Human CYP2J2 is abundant in heart and active in the biosynthesis of epoxyeicosatrienoic acids (EETs); however, the functional role of this P450 and its eicosanoid products in the heart remains unknown. Transgenic mice with cardiomyocyte-specific overexpression of CYP2J2 were generated. CYP2J2 transgenic (Tr) mice have normal heart anatomy and basal contractile function. CYP2J2 Tr hearts have improved recovery of left ventricular developed pressure (LVDP) compared with wild-type (WT) hearts after 20 minutes ischemia and 40 minutes reperfusion. Perfusion with the selective P450 epoxygenase inhibitor N-methylsulphonyl-6-(2-proparglyloxyphenyl)hexanamide (MS-PPOH) for 20 minutes before ischemia results in reduced postischemic LVDP recovery in WT hearts and abolishes the improved postischemic LVDP recovery in CYP2J2 Tr hearts. Perfusion with the ATP-sensitive K(+) channel (K(ATP)) inhibitor glibenclamide (GLIB) or the mitochondrial K(ATP) (mitoK(ATP)) inhibitor 5-hydroxydecanoate (5-HD) for 20 minutes before ischemia abolishes the cardioprotective effects of CYP2J2 overexpression. Flavoprotein fluorescence, a marker of mitoK(ATP) activity, is higher in cardiomyocytes from CYP2J2 Tr versus WT mice. Moreover, CYP2J2-derived EETs (1 to 5 micromol/L) increase flavoprotein fluorescence in WT cardiomyocytes. CYP2J2 Tr mice exhibit increased expression of phospho-p42/p44 mitogen-activated protein kinase (MAPK) after ischemia, and addition of the p42/p44 MAPK kinase (MEK) inhibitor PD98059 during reperfusion abolishes the cardioprotective effects of CYP2J2 overexpression. Together, these data suggest that CYP2J2-derived metabolites are cardioprotective after ischemia, and the mechanism for this cardioprotection involves activation of mitoK(ATP) and p42/p44 MAPK.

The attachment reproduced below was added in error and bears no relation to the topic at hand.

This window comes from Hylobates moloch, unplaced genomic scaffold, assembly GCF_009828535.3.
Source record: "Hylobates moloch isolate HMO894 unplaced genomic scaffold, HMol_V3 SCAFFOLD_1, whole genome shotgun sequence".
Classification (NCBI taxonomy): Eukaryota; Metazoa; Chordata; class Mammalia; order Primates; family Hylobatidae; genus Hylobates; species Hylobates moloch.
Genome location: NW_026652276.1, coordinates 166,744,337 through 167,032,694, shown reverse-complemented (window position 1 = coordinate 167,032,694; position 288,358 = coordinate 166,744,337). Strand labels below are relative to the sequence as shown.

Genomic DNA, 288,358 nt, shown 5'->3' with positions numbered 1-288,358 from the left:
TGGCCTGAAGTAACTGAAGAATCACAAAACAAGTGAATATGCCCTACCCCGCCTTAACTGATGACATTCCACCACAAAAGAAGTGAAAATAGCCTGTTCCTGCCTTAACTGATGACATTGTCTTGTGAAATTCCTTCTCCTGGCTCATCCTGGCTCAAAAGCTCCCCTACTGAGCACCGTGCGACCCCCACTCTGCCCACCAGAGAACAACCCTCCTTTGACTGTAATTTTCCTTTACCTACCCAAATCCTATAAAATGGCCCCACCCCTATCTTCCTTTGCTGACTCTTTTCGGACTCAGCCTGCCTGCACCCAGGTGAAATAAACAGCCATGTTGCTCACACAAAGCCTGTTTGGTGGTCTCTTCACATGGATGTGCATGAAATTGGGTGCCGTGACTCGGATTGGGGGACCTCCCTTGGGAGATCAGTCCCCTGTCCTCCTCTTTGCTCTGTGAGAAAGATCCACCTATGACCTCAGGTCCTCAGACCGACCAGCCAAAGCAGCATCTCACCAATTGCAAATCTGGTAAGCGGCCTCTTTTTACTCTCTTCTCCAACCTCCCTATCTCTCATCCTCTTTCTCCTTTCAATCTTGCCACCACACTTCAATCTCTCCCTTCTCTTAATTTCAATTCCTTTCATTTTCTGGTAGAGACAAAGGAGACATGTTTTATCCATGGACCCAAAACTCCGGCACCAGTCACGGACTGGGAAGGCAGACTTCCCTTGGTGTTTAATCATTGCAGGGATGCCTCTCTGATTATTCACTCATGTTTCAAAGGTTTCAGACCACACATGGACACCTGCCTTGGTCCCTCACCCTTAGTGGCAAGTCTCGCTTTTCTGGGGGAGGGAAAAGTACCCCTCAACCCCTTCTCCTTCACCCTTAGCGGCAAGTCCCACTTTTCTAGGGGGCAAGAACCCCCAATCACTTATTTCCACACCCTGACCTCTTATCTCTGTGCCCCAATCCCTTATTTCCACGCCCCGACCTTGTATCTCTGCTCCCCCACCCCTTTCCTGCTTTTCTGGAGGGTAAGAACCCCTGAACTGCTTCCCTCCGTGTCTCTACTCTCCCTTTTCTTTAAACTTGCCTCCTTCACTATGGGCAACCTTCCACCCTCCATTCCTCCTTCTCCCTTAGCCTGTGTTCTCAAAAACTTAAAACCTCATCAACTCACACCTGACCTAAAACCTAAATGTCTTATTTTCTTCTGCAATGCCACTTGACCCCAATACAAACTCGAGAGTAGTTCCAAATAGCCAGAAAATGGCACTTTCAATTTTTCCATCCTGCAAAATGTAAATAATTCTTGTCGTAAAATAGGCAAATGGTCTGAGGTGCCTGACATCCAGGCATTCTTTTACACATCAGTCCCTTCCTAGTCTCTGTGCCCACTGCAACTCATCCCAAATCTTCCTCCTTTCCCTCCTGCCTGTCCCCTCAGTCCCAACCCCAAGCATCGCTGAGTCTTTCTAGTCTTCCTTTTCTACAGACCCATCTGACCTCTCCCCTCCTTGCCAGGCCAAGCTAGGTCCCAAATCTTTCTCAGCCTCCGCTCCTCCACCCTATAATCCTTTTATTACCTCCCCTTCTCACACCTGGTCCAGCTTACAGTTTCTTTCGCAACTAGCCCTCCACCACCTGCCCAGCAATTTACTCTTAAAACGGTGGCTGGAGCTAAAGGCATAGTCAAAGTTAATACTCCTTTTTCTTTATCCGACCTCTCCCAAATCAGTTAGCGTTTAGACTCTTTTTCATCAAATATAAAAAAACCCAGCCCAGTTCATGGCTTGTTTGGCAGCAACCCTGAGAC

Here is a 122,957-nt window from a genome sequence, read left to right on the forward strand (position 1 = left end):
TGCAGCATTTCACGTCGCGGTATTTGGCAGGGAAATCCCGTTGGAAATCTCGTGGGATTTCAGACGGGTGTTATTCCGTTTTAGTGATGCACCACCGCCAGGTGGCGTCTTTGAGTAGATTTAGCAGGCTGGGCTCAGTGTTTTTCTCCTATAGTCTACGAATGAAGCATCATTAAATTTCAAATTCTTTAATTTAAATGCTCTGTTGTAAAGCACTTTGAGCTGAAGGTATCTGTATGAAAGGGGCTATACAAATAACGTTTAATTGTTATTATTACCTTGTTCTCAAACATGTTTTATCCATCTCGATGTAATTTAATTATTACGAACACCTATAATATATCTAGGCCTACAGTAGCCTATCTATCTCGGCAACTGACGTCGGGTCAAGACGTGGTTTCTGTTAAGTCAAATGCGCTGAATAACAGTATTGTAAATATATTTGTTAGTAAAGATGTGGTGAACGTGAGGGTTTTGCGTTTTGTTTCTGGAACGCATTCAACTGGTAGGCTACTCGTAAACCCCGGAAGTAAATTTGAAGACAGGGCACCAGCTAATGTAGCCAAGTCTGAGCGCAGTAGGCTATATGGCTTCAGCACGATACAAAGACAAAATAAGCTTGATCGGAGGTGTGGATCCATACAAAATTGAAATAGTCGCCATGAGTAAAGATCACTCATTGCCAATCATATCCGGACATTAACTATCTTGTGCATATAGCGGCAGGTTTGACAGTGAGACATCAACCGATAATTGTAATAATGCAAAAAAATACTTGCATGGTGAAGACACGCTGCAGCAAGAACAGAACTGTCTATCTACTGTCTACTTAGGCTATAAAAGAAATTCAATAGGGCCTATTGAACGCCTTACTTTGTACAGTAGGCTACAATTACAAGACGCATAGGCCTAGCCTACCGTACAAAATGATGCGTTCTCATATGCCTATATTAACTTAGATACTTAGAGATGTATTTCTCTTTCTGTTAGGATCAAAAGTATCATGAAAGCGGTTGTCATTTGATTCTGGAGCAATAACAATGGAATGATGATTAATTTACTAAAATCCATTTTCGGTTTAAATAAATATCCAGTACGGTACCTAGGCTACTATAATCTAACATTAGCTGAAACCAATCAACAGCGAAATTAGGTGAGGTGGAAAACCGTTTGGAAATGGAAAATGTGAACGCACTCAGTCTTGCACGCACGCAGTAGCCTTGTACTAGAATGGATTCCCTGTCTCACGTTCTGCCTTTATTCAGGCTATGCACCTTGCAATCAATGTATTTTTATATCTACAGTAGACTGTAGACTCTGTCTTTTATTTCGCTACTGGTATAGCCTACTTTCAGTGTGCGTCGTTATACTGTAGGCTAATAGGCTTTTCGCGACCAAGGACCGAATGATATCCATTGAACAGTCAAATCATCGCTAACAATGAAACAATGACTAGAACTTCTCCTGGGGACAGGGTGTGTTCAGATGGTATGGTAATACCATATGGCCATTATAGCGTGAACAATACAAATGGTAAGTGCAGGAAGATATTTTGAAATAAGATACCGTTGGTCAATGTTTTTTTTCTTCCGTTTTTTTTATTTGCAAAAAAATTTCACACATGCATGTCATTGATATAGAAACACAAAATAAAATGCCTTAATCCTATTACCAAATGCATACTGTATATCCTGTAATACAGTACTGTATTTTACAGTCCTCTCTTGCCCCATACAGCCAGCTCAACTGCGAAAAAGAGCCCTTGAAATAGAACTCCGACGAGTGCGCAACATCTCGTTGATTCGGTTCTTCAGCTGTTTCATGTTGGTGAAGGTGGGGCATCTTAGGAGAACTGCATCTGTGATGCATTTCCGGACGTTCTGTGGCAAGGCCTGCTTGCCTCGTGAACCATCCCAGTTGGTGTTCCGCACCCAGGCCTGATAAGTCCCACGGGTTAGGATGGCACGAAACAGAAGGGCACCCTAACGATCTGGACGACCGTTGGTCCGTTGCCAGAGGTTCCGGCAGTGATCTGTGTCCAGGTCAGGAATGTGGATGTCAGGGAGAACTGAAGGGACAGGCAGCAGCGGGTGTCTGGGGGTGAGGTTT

SciCrunch is a data sharing and display platform. Anyone can create a custom portal where they can select searchable subsets of hundreds of data sources, brand their web pages and create their community. SciCrunch will push data updates automatically to all portals on a weekly basis. User communities can also add their own data to scicrunch, however this is not currently a free service.